(it) wrote: Here's a comparison that no asked for that I'm gonna do anyway. I don't know, I don't usually care to read forums, it's just not what I like, but I'm assuming there's some people out there (because there's always at least ONE person) that feel that Kevin James is this generation's version of John Candy. I even shudder to compare the two and I feel dirty even mentioning the two in the same sentence. While I completely disagree with this assessment, I can sort of see why some might think that. Both typically play (or played in Candy's case) a fat, jovial man who was, typically, just trying to do the right thing. So far, so good. I can see that. Where I come to disagree is the fact that, quite frankly, Kevin James is a horrible comedic actor. There's just no way around it. He gives off the appearance of being likable, but it's clearly a farce. That's not the problem though, the problem comes in the fact of Candy's comedic style versus James' style. The latter relies almost entire on 'fatty fall down' slapstick comedy or, generally, just making fun of the fact that he's fat (watch Grown Ups 2 for this). He also does not have the best timing or delivery. Candy, on the other hand, while I'm not saying the fact that he wasn't fat wasn't used to, maybe, poke fun at him a little bit, he didn't rely entirely on that. Candy had great presence, timing and delivery. He knew what to say and when to say it. And that's the difference between the two and why, really, they should never be compared to one another. John Candy would be offended at this. The closest thing we have to John Candy in this generation is Melissa McCarthy, though McCarthy isn't afraid to do raunchier stuff where she's kind of a dick to people. Damn, I miss John Candy so much. Anyway, on to this flick. This is another one of those movies that I remember seeing bits and pieces of on TV, but I never actually saw in its entirety. Well, actually, I do believe I saw it when I was younger, like maybe when was from the ages of 8-13, but it's been so long by this point (I'm 29), that it's almost like I'm watching it for the first time. I'm honestly surprised that, before this movie, John Candy's transition to film hadn't exactly translated to box office success. So, realistically speaking, while he was part of some memorable films, his 'success' as a box office draw wasn't even that long, since the 90s up until his death weren't great for the guy. Anyway, that's neither here nor there. What did I think of the movie? Much like Big, a film I reviewed a couple of days ago, I enjoyed this movie. I think I actually enjoyed it more than Big. Problem with Big, as much as I did enjoy it, was that I felt it wasn't as consistent with its comedy and that held it back, a bit, to me. This movie, while certainly not perfect, is more consistent as it relates to comedy. The story set-up is fairly simple and straightforward, you've certainly seen a variation of this movie before and since. The basic gist of it is that Uncle Buck comes over to his brother's and sister-in-law's house to take of their children while they go back home as the sister-in-law's father has had a heart attack. Uncle Buck is irresponsible and has no job, so the sister-in-law is worried that having take care of the children could end up disastrously. Buck has no time winning over the youngest children of the house, Miles and Maizy, he has a harder time with Tia, the typical 80s angsty teen. Tia, for one reason or another, hates her mother. Tia's anger is as a result of the fact that they moved from Indianapolis to Chicago (at least I believe they do), but there's no real reason outside of that. I get it, teens are dicks sometimes (and I've been watching 13 Reasons Why too, so I've gotten my fill of asshole teens), but there's no depth to Tia. She's just a dick because she is. This is a John Hughes comedy, so I can't fault him for being one-dimensional about his characters, but Tia is really kind of a detestable character that you legitimately don't like. And I don't mean that in the 'this is fake and I'm suspending my disbelief' kind of way, I mean in the 'I just wish she would go away' kind of way. But, you know the reason the character is like that. It's done so Uncle Buck's kindness and wise words can turn Tia into a loving daughter once again. Again, this is something you've seen before and will see again, but I didn't mind it because this movie was quite good. I thought it was a funny movie, the most memorable scene being between Macaulay Culkin asking a lot of consecutive questions and Buck just answering them in quick succession. It sounds silly writing it out, but it is a funny scene. There's some a very sexually suggestive scene here with Buck and Chanice (his girlfriend) discussing Buck's nicknames for several of Chanice's private parts. The scene ends with Buck saying Felix is what we called your...and then it cuts away as we hear a cat yowling outside the house. I was certainly surprised by this joke. Don't get me wrong, it was a pretty fucking great joke in how clever it was, but I'm surprised that they got this through in a PG movie. By this time, PG-13 had already been put into place, so it's not like there wasn't a rating for them to go with. Nowadays you get an instant PG-13 rating if you look at someone with intent to kill. Your movie might not even have any cursing or any other "questionable" material by the MPAA, but they'll give you a PG-13 for a fart and an R-rating for one instance of someone using the word fuck. The fact that they got a subtle PUSSY joke (that only the adults and some teens) would get past the MPAA was pretty great. There was another instance of this, with the washing machine scene where Marcie, Buck's family's neighbor) comes in and thinks Buck is talking dirty to a woman as they're having sex. The pussy joke is more memorable though, but they do mention putting loads in, so there you go. A tip of the hat to who ever convinced the MPAA to give this a PG rating with those two jokes in. You, sir or madam, are the real MVP. But I digress, I really liked this movie. It's a lot of fun to watch. The casting is great, though the characterization of Tia left a lot to be desired in some parts, and the film is lighthearted and funny enough for me to give this 3.5 stars instead of 3. It's not perfect, but it's one of those movies that will, most likely, keep being good no matter how many times you watch it. Or if you watch it 1000 years from now. Like I said, that doesn't mean it's perfect, but it's got a timeless quality about it. I'd certainly recommend this if you haven't yet seen it.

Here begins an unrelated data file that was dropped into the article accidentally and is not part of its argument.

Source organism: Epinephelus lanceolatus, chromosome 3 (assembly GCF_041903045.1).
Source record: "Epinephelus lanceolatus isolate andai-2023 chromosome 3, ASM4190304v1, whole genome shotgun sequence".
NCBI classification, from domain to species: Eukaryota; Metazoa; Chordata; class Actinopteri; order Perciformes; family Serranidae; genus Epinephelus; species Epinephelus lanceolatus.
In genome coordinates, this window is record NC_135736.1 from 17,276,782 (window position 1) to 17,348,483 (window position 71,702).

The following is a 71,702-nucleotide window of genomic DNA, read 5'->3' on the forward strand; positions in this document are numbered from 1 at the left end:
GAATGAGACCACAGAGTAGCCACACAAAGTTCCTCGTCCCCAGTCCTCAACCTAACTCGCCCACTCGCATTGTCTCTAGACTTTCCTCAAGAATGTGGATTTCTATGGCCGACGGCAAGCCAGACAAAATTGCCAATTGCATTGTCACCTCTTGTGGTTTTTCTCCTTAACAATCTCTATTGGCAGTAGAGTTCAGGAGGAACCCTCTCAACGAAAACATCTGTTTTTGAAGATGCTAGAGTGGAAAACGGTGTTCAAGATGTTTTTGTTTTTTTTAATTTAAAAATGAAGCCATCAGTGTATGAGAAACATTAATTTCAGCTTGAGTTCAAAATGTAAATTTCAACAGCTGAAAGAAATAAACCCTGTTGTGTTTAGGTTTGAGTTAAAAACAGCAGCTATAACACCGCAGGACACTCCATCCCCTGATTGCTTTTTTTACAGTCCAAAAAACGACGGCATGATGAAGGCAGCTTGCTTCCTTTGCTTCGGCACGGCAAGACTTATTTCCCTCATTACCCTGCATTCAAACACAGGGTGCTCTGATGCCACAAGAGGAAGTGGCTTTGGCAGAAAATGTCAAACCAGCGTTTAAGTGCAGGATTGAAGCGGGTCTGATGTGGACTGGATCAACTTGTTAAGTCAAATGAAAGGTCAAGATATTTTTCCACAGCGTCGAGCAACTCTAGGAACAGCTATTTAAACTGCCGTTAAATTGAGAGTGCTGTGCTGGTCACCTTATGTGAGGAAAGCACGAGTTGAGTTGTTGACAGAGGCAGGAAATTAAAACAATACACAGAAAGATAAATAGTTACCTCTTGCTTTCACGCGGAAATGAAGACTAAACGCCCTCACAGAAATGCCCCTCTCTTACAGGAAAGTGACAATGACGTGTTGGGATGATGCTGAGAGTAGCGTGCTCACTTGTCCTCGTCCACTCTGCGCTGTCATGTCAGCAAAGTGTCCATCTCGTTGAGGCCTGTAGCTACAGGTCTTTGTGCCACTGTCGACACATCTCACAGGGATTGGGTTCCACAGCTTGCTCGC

(nl) wrote: What happens when a Yuppie meet Mr Nasty/Cool as Ice lol. Great 80's thriller that I'm sure you'll enjoy